How to Use Salesforce to Manage Your Documentation

How to Use Salesforce to Manage Your Documentation


No matter the size of your organization, or how many admins you have on your team (if you have a team!), one of the last things you probably enjoy doing is writing documentation. I hear you—it’s hard to start writing documentation, know what to capture, and figure out where to put it so you’ll actually go back to it as a reference.

We’ve talked about the importance and value of documenting your changes, but have you ever considered where? I’ll be the first one to admit that it’s really easy to become overwhelmed and distracted by all the different tools out there to capture system changes. And there’s a lot of great ideas and conversations around documenting in a place where your business works, but what if that place doesn’t exist yet? What if there are too many places and none really meet your needs? What if you don’t have any budget to purchase that beloved tool you’ve read rave reviews about? Are you doomed to be bound to Word documents or endless Powerpoint slides? I say, no!

We’re in the business of solving problems for our businesses, so what if we built for ourselves the solution we need? What if you built your documentation repository right in Salesforce where you already work? I know, it’s an exciting idea, so let’s see an example in action.

Why consider Salesforce for documentation?

This idea is not new or original, but it’s often overlooked because there are so many different tools out there. Here’s why you should consider using Salesforce for documentation.

It’s available at no extra cost to your business

Maybe you’re just starting out with a new org. Maybe you inherited an org and there’s zero documentation (what admin doesn’t know that story?). Maybe your department doesn’t have the budget for an additional tool. Or maybe the current tool doesn’t really fit your needs and you want something different.

Building a custom app to track change requests and enhancements is no different than building a custom app for a business process. And you already know about the cool automation you can build for yourself—and validation rules. 😉

You can customize it for your needs

No paid solution is ever perfect, and even those that allow you to customize a solution start to feel like a side gig to your main gig. Building your own solutions means you can start with the fields/information you need to capture now and not worry about conforming to other processes that just don’t fit. And bonus: Using Salesforce to track and document the system changes you make allows you to stay in one place while you work. Who doesn’t love that?!

It grows with you

To quote author Marshall Goldsmith, “What got you here won’t get you there.” The same logic applies here. Things you needed to track when you started will and should change as you grow. You won’t get it perfect on the first try, and that’s okay. Having your own custom app to track changes means you can change your mind and add/change fields and add apps (woah!) to further organize your work. Who doesn’t love scalability?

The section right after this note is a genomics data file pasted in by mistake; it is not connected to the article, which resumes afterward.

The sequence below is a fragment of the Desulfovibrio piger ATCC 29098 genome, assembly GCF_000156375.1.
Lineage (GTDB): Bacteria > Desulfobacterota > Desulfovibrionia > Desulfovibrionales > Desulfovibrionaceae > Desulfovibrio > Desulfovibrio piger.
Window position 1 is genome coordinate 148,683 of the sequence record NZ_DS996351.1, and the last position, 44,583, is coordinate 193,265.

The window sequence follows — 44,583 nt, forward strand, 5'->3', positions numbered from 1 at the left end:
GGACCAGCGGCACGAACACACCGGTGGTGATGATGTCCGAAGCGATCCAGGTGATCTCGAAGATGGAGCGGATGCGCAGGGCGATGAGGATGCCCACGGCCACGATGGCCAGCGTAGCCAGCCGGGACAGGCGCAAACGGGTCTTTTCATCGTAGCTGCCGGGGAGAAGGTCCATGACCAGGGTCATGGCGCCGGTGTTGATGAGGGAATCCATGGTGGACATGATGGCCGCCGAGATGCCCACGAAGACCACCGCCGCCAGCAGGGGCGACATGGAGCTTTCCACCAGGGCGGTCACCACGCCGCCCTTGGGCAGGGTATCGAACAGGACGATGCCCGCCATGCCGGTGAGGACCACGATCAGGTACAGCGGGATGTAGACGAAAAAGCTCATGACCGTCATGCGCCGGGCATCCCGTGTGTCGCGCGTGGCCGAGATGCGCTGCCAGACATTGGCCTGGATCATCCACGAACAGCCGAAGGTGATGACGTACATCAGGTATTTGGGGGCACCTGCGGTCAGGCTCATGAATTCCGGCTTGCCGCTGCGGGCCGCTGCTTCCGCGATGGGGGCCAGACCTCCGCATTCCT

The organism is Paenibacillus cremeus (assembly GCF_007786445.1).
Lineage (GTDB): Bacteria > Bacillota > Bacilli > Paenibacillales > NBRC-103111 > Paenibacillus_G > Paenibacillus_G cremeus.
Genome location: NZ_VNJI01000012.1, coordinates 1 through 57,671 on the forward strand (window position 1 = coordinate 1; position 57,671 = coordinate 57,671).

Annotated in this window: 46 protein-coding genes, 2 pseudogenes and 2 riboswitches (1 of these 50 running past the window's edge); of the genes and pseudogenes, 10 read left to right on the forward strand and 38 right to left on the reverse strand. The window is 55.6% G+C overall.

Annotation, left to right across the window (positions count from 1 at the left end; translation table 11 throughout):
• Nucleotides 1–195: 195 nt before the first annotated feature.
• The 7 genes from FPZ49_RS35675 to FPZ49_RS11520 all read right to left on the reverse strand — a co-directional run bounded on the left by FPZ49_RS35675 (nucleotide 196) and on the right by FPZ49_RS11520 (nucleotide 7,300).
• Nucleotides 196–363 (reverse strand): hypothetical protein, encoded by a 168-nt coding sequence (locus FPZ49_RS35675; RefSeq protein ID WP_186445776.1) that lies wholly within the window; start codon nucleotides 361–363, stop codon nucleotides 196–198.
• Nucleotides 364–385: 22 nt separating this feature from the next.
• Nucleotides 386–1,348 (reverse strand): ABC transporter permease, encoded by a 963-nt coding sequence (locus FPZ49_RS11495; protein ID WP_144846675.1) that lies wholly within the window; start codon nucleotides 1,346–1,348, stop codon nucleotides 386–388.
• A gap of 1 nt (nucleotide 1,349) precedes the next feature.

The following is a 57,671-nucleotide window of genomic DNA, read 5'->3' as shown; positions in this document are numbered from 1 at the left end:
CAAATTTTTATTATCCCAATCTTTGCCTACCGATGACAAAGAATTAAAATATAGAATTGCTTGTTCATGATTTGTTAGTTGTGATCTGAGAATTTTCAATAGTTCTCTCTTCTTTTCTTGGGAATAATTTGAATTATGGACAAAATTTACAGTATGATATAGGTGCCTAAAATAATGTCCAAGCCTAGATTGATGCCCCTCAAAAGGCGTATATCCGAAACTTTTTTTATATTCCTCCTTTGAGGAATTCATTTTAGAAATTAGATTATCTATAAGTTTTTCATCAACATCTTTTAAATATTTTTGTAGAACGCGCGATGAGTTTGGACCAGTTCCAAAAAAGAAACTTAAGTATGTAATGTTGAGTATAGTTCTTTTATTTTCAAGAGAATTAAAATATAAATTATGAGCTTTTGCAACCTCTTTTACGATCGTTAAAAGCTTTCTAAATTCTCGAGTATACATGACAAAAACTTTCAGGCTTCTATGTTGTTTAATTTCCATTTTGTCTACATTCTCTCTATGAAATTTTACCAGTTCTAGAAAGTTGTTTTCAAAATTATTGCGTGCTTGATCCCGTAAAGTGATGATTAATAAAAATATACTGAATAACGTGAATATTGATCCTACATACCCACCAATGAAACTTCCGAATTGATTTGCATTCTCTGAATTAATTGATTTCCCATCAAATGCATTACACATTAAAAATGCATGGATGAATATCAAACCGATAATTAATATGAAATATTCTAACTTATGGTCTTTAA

Pro-tip: Don’t try to think of everything on day one—you’ll risk over-engineering it for yourself. Aim for the 80/20 rule. If you can get 80% of what you need on day one, you can iterate and improve for that 20% that might look different as your team and business grows.

You can easily share your work queue

Building your solution in Salesforce makes it a lot easier to share your workload with requestors, managers, and others. Expose as much or as little as you want with our friend Field-Level Security, and inform people where their request is in the queue without having to reply to an email, Slack, Teams notice, or the carrier pigeon they asked you with. And when something is done, you’ve got a great platform to announce what’s gone live.

You get awesome analytics

Raise your hand if you were waiting for this one! 🙂 Yup, there’s power in numbers. Building your own custom fields and objects allows you to also capture the details you need to answer questions like:

  • How many new features did I/we deploy this month/quarter/year?
  • How many could I/we not get to? (smells like a great metric to advocate for headcount)
  • How many bug fixes did we do?
  • What’s the average time it takes to complete this type of request? (Ooooo, don’t you love that for future planning?!)
  • Which department/person/team is consuming the most of my/our time?
  • Are we fairly dividing our time across teams/departments?
  • Which features are must-haves versus nice-to-haves?

You are only limited by your imagination! So, instead of “Why should I use Salesforce to track my changes?”, I hope you’re thinking, “Why shouldn’t I use Salesforce?!”

Example solve

Now, you might be wondering, “Those are pretty good reasons to consider using Salesforce for my documentation, but how does it come together?” I’m so glad you asked!

Like any business challenge presented to you, there’s always more than one way to solve it. For example, some folks love to use the Case object because so much comes out-of-the-box. Our custom app below, which we’ll call SFDC Requests, is just one example of the many great ways to use Salesforce for your documentation. As you read on, consider which elements work for you and your business.

Decide what you need to track

Like any solve, you first have to determine not only what’s important to track for communication up and out about your work but also what’s helpful for you, #AwesomeAdmin, when you need to return to your past solve (or onboard a new admin!). Which feature/tool will you use to solve it (Flow, formulas, validation rules)? Who asked for it, and when is it needed by? How much time will it take, what’s the business case, and how will you solve it? Answering these questions helps you populate the list of fields to build.

Add intake details

Here’s an example of the intake details you can capture when creating a change request.

Possible fields in Intake Details that an admin can build to capture change request details.